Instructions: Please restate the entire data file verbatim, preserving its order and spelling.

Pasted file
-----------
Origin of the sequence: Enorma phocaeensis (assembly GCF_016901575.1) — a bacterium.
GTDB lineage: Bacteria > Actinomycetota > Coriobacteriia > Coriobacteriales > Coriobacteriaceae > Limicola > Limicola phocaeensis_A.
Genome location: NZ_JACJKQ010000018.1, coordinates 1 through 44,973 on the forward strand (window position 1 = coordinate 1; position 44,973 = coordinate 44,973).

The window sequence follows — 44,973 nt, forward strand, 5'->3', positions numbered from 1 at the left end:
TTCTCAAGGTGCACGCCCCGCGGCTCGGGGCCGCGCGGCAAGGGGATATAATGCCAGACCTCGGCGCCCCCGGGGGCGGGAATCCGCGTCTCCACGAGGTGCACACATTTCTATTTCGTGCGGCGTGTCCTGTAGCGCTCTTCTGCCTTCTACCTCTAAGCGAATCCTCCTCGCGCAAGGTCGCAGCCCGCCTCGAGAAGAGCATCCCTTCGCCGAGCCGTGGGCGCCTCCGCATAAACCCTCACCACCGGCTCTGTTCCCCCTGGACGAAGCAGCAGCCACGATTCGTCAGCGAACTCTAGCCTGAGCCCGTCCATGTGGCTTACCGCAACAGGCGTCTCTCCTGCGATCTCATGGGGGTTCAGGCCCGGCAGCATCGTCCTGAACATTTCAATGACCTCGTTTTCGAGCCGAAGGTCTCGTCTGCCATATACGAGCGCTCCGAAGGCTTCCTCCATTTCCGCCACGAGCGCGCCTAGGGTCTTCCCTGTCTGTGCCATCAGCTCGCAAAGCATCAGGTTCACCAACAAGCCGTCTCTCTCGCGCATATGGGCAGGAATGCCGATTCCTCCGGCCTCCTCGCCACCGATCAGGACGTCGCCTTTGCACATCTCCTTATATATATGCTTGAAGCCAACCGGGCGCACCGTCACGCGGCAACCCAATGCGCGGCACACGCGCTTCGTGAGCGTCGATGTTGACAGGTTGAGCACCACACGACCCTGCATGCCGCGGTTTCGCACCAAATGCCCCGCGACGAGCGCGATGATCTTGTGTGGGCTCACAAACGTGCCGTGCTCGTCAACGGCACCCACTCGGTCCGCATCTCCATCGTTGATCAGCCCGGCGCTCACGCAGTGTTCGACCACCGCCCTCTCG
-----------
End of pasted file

Origin of the sequence: Enorma phocaeensis (assembly GCF_016901575.1) — a bacterium.
GTDB lineage: Bacteria > Actinomycetota > Coriobacteriia > Coriobacteriales > Coriobacteriaceae > Limicola > Limicola phocaeensis_A.
Genome location: NZ_JACJKQ010000018.1, coordinates 1 through 44,973 on the forward strand (window position 1 = coordinate 1; position 44,973 = coordinate 44,973).

The window sequence follows — 44,973 nt, forward strand, 5'->3', positions numbered from 1 at the left end:
TTCTCAAGGTGCACGCCCCGCGGCTCGGGGCCGCGCGGCAAGGGGATATAATGCCAGACCTCGGCGCCCCCGGGGGCGGGAATCCGCGTCTCCACGAGGTGCACACATTTCTATTTCGTGCGGCGTGTCCTGTAGCGCTCTTCTGCCTTCTACCTCTAAGCGAATCCTCCTCGCGCAAGGTCGCAGCCCGCCTCGAGAAGAGCATCCCTTCGCCGAGCCGTGGGCGCCTCCGCATAAACCCTCACCACCGGCTCTGTTCCCCCTGGACGAAGCAGCAGCCACGATTCGTCAGCGAACTCTAGCCTGAGCCCGTCCATGTGGCTTACCGCAACAGGCGTCTCTCCTGCGATCTCATGGGGGTTCAGGCCCGGCAGCATCGTCCTGAACATTTCAATGACCTCGTTTTCGAGCCGAAGGTCTCGTCTGCCATATACGAGCGCTCCGAAGGCTTCCTCCATTTCCGCCACGAGCGCGCCTAGGGTCTTCCCTGTCTGTGCCATCAGCTCGCAAAGCATCAGGTTCACCAACAAGCCGTCTCTCTCGCGCATATGGGCAGGAATGCCGATTCCTCCGGCCTCCTCGCCACCGATCAGGACGTCGCCTTTGCACATCTCCTTATATATATGCTTGAAGCCAACCGGGCGCACCGTCACGCGGCAACCCAATGCGCGGCACACGCGCTTCGTGAGCGTCGATGTTGACAGGTTGAGCACCACACGACCCTGCATGCCGCGGTTTCGCACCAAATGCCCCGCGACGAGCGCGATGATCTTGTGTGGGCTCACAAACGTGCCGTGCTCGTCAACGGCACCCACTCGGTCCGCATCTCCATCGTTGATCAGCCCGGCGCTCACGCAGTGTTCGACCACCGCCCTCTCG